Friday, 15 June 2012

Early Birth Linked to Mental Illness

Another particularly interesting article ( to me ) in Madeleine's excellent Health Check Wales supplement, was news of the findings of this research from King's College London and Karolinska Institute in Sweden. Basically, their findings are that there is a link between premature babies and subtle disorders of brain development that cause these babies to be more susceptible to psychiatric disorders later in life. Previous research has shown an association between premature birth and an increase risk of schizophrenia, but this is the first study to report an association with a broad range of psychiatric disorders including bipolar disorder, psychosis and depression. Dr Nosarati, a senior lecturer in mental health studies at King's, emphasised that "since we considered the most severe cases that resulted in hospitalisation, it may be that in real terms this link is stronger". He contiues, " However, it is important to remember that even with the increased risk, these disorders will only affect 1% to 6% of the population. We also need to remember the majority of individuals born prematurely have no psychiatric or cognitive problems - they are healthy and well-functioning babies and young adults. By comparison, two in 1000 people who are born full-term are hospitalised with a psychiatric diagnosis, whereas that figure is doubled for individuals born pre-term - less than 37 weeks - at four in 1000. In very premature babies, the rate is six in a 1000.
The greatest risk was conferred by very premature babies at less 32 weeks; there is more than twice the likelihood of them being hospitalised with psychosis; they are seven times more likely to have bipolar and more than three times likely to be hospitalised with an eating disorder.

About one in 13 babies born in the UK every year is premature. a full term is defined as babies born at between 37 and 41 weeks of gestation; moderately pre-term is 33 and 36 weeks and very premature is before 32 weeks. Whereas 20 years ago a gestational age of 32 weeks the survival rate was extremely low, now the majority will survive. [ No doubt, my friend and colleague, Magpie, will be able to expand on these facts from her extensive knowledge of such matters. ]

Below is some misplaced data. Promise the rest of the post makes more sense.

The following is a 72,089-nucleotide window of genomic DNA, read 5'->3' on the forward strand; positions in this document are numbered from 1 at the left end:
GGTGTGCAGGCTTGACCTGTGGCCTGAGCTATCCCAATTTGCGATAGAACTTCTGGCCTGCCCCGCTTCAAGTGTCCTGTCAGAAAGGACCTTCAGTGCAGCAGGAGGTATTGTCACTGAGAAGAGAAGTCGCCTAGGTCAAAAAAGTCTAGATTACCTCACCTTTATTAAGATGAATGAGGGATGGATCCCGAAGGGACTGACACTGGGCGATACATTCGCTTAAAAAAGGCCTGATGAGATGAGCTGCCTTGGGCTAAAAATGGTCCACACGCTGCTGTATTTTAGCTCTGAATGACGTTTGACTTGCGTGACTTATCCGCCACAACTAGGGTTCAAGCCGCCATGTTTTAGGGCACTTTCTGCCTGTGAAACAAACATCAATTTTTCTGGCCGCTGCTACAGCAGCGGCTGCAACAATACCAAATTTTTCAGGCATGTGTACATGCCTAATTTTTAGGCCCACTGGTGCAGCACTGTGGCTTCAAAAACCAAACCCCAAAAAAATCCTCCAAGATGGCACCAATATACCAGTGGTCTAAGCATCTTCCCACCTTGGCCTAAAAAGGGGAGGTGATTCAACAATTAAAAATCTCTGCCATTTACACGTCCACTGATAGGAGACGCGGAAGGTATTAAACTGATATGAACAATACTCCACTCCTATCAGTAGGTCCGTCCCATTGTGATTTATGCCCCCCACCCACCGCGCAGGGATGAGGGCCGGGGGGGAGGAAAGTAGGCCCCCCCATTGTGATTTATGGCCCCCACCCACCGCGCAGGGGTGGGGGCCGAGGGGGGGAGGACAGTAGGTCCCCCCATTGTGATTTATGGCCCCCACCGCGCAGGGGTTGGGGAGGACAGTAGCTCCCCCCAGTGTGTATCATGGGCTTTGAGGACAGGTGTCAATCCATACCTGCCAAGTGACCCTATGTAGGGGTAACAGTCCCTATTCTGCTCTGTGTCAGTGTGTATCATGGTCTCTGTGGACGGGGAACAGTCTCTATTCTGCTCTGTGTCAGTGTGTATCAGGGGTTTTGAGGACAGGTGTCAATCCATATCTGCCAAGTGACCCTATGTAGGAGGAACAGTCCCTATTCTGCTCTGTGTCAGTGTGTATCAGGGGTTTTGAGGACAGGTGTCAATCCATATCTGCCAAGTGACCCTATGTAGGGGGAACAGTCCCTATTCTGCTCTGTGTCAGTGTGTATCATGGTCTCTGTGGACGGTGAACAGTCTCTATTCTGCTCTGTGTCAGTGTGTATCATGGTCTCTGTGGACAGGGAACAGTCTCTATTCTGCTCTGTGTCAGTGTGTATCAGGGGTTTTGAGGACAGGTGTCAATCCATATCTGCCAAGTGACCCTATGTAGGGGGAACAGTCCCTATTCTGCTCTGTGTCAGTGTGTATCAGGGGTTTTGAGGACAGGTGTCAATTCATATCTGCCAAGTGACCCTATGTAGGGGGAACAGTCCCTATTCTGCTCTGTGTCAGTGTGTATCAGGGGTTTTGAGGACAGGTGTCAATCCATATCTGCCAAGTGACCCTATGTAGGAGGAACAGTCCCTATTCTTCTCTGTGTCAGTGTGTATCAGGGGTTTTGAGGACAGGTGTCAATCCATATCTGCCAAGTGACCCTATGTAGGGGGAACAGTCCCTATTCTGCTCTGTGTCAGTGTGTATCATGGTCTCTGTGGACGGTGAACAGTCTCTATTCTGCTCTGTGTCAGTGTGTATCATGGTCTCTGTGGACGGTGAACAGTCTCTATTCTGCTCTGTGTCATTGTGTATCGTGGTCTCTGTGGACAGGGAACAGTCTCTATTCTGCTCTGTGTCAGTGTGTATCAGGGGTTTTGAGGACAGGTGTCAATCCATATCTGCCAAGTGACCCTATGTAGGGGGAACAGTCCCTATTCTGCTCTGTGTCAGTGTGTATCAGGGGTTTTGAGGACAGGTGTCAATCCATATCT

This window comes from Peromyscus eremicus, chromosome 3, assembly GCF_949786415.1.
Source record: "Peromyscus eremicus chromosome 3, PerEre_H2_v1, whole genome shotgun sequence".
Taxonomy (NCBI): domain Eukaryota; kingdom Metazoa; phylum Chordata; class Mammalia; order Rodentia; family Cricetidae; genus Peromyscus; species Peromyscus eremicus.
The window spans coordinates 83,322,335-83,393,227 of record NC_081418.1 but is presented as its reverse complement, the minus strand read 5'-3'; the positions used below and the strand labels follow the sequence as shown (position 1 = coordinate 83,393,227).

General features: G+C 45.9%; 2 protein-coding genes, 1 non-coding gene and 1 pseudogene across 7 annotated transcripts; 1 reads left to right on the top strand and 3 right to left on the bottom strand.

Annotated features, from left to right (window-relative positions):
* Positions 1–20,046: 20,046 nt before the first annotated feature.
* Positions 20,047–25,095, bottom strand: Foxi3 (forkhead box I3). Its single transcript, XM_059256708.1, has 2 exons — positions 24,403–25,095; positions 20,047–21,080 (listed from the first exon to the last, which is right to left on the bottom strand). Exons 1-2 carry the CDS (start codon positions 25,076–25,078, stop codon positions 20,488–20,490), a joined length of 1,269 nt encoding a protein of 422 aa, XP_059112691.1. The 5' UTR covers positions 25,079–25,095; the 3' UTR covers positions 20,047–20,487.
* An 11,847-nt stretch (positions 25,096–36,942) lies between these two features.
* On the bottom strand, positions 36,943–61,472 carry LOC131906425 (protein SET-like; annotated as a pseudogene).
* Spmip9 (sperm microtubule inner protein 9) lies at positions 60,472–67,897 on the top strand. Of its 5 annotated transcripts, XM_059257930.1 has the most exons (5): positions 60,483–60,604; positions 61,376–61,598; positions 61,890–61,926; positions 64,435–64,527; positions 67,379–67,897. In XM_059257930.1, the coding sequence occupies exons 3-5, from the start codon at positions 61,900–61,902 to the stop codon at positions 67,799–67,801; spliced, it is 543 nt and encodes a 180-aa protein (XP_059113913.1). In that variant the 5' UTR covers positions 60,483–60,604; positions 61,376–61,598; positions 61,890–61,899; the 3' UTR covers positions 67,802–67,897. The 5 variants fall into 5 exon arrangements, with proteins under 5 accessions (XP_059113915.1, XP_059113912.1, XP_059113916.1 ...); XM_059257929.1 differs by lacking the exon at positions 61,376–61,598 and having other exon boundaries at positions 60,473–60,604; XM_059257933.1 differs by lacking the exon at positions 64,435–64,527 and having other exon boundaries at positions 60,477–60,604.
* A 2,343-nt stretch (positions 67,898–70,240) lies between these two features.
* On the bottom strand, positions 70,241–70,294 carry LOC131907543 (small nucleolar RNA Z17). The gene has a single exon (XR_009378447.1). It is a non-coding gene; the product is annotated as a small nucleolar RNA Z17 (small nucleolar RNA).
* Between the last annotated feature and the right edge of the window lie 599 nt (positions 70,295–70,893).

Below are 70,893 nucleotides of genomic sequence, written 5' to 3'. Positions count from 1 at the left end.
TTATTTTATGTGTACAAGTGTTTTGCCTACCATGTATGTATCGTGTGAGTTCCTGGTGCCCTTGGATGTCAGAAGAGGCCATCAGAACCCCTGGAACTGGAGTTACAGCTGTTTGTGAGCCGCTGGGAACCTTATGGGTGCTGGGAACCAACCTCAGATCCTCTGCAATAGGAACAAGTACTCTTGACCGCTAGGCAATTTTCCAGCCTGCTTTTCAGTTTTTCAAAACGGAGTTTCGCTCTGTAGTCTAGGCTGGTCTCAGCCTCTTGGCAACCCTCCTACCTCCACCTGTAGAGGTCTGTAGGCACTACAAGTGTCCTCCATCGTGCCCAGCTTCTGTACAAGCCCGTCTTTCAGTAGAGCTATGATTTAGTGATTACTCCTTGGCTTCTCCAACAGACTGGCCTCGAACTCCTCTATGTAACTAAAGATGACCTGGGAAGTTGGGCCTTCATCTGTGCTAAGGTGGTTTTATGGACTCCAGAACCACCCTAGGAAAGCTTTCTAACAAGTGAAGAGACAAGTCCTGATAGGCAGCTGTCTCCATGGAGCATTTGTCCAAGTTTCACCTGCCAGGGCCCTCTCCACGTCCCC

"The strongest association we found was to mental health disorders known to have a strong biological basis, such as bipolar disorder, further adding to the theory neuro-developmental differences in those born prematurely may play an important role for later mental health."


In another web article on the BBC site, I was really pleased to read that two MPs - Charlie Walker and Kevan Jones - talk openly about their own experiences of mental health problems. Their openness and honest revelations will, undoubtedly, prove a tremendous boost to the campaign to eliminate the stigmatisation suffered by mentally ill patients throughout the UK. As Campaign Director, Sue Baker, of Time to Change - a mental health anti-stigma campaign run by charities MInd and Rethink Mental Illness - said, "This will go down in the history books as we have never seen our political leaders and Parliamentarians feel able to discuss their mental health problems openly without fear of discrimination. We want people from all walks of life to be able to do the same and it's great to see politicians making a stand."

I can only comment that I agree completely with Sue, and I add my thanks and congratulations to these two MPs for their bravery and openness. Well done, and good luck to this important campaign ! R.W.
P.S. Special thanks to Mike Pope for his help

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